Navigating the Feedback Terrain: Crafting Thoughtful Reviews for Former Employers

Surveys state that 94% of reviewers expect a brand to answer their questions and respond to their negative posts. 30% of all B2B SaaS marketplaces leverage reviews as social proof to encourage app installs.

But when it comes to employer feedback, what are the healthy practices that current and former employees should ideally follow? Online platforms like Glassdooor are commonly used as go-to platforms for potential employees of a company to read about a company they may be thinking of formally joining. On the other side, there’s also the current employees of every organization who may use platforms such as these to share their feedback and opinions about their workplace. Opinion being a key word here: a point of view. 

While it might be tempting to vent frustrations or settle scores in the review section of a former workplace, such actions can have unforeseen repercussions. When in a corporate set-up, what really helps, is learning to understand core reasons of conflict if any, and using your good sense to maintain corporate relationships no matter what’s going down.

Here’s a short guide that can help you leave reviews for former employers  and current employers, pointers that are not only constructive but also professional.

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“Train people well enough so they can leave. Treat them well enough so they don’t want to.” – Sir Richard Branson

1. Change Your Perspective:

Put yourself in the shoes of your former or current employer. Consider situations from both sides. Reflect on the challenges faced by the company and the decisions they had to make. This empathetic approach can help temper any harsh criticisms and provide a more balanced perspective.

2. Take Your Time:

When faced with a negative experience, take a step back before rushing to leave a review. Allow yourself time to process the situation and gain perspective. Writing a review in the heat of the moment can cloud your judgement and lead to regret later on. Waiting a few days allows you to view the situation objectively and ensures that your feedback is thoughtful and considered.

3. Be Diplomatic:

When writing a review, maintain a diplomatic tone. Avoid inflammatory language or personal attacks on certain people you may have worked with but not got along well with. Remember, professionalism extends beyond the workplace and into online interactions. A well-worded critique is more likely to be taken seriously than a rant filled with negativity.

4. Offer Constructive Criticism:

Criticism is valuable when it leads to improvement. Instead of simply pointing out flaws, offer constructive feedback on how those issues can be addressed. Whether it’s suggesting process improvements or highlighting areas for skill development, aim to contribute to the betterment of the organization.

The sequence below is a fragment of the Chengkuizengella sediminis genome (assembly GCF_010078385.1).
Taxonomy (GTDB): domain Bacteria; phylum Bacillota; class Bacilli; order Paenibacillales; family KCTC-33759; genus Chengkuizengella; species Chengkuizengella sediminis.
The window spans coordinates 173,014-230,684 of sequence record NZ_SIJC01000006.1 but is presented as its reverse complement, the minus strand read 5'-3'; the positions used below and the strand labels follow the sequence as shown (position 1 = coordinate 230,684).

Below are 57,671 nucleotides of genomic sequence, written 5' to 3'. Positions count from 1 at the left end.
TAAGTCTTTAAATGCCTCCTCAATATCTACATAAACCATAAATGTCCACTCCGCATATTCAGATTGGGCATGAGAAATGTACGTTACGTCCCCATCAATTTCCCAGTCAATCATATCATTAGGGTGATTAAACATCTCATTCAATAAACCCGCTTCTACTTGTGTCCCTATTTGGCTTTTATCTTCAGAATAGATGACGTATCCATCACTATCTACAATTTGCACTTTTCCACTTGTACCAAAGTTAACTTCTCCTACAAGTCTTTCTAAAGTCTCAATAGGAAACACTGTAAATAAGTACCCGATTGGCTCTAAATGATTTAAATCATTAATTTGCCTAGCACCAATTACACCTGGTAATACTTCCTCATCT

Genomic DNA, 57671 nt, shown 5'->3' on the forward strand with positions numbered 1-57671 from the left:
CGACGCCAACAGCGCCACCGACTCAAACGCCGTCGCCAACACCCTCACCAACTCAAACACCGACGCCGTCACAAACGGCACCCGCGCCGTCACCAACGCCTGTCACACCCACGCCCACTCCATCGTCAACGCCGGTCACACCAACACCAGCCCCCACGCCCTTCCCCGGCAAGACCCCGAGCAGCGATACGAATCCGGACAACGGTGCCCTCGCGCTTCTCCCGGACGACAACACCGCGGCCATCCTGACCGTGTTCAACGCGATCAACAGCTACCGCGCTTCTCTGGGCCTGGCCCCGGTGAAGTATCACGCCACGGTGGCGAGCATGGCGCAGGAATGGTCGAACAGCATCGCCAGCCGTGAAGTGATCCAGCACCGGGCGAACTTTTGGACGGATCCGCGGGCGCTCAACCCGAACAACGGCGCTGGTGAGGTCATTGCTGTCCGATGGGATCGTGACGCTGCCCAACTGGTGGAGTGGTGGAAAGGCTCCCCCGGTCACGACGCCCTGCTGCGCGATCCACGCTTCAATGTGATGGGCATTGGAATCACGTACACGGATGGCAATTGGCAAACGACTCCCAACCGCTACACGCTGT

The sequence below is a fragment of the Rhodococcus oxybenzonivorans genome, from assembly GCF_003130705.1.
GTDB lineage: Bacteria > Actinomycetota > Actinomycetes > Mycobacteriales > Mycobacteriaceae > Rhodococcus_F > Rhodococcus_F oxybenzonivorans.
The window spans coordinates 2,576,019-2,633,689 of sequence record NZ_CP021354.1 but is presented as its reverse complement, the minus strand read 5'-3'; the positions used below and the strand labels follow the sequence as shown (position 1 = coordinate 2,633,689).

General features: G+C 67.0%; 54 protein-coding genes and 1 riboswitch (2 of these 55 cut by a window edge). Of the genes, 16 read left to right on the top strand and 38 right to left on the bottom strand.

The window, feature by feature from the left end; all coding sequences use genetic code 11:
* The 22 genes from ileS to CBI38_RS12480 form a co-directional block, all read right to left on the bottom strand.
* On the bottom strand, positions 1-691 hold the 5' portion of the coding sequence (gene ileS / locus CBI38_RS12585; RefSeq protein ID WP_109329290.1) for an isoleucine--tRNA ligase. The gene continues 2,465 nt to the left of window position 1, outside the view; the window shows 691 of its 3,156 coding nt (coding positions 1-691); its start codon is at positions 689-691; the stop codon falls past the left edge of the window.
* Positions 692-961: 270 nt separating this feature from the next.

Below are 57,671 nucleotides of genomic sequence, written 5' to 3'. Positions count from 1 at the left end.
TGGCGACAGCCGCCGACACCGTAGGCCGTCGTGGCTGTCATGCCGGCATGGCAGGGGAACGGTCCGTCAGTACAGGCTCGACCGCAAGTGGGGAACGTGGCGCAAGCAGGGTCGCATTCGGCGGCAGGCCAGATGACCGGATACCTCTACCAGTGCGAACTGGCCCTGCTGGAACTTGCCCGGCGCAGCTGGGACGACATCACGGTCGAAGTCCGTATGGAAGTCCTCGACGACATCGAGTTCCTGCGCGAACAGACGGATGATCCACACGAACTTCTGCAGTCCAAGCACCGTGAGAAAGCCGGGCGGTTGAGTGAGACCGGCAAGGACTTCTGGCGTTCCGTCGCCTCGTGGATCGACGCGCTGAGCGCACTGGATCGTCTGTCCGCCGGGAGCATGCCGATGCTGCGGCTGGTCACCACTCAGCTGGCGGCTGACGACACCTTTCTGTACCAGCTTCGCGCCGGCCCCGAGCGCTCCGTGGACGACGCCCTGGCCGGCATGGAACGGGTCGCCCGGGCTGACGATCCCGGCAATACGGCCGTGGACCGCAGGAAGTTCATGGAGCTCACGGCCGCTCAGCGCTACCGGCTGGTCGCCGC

5. Suggest Improvements:

In addition to identifying problems, provide actionable solutions. Perhaps there were obstacles you encountered during your tenure that you didn’t feel comfortable addressing at the time. Now that you’re no longer with the company, use your experience to propose practical strategies for improvement.

6. Do Not Burn Bridges:

Maintain professionalism even after you’ve moved on from a company. Avoid burning bridges by refraining from personal attacks or overly negative reviews. Keep in mind that industries can be small, and you may cross paths with former colleagues or employers in the future. Preserve your reputation by parting on good terms.

7. Write Original Reviews:

Base your reviews on your own experiences rather than hearsay or rumours about a company or manager. Authenticity lends credibility to your feedback and ensures that your review is a true reflection of your time with the organisation.

8. Avoid Including Non-Public Information or Allegations:

It’s crucial to refrain from including non-public information or unverified allegations in your reviews. Sharing confidential details or making unfounded accusations can not only damage your credibility but also have legal implications. Stick to sharing your personal experiences and avoid disclosing sensitive information that could harm individuals or the organisation.

9. Channelize Your Energy for Better Things:

Rather than dwelling on past grievances, channel your energy into more productive pursuits. Use your experiences, both positive and negative, to inform your career decisions and personal growth. Focus on building a brighter future rather than dwelling on the past.

In conclusion, leaving reviews for former employers is an opportunity to provide valuable feedback and contribute to the growth of organisations. By adopting a constructive and professional approach, you can ensure that your feedback is taken seriously and that you maintain your reputation in the industry. Remember, the way you leave a job can be just as important as how you perform while you’re there.

 “The more seriously you take your growth, the more seriously your people will take you.” – John Maxwell

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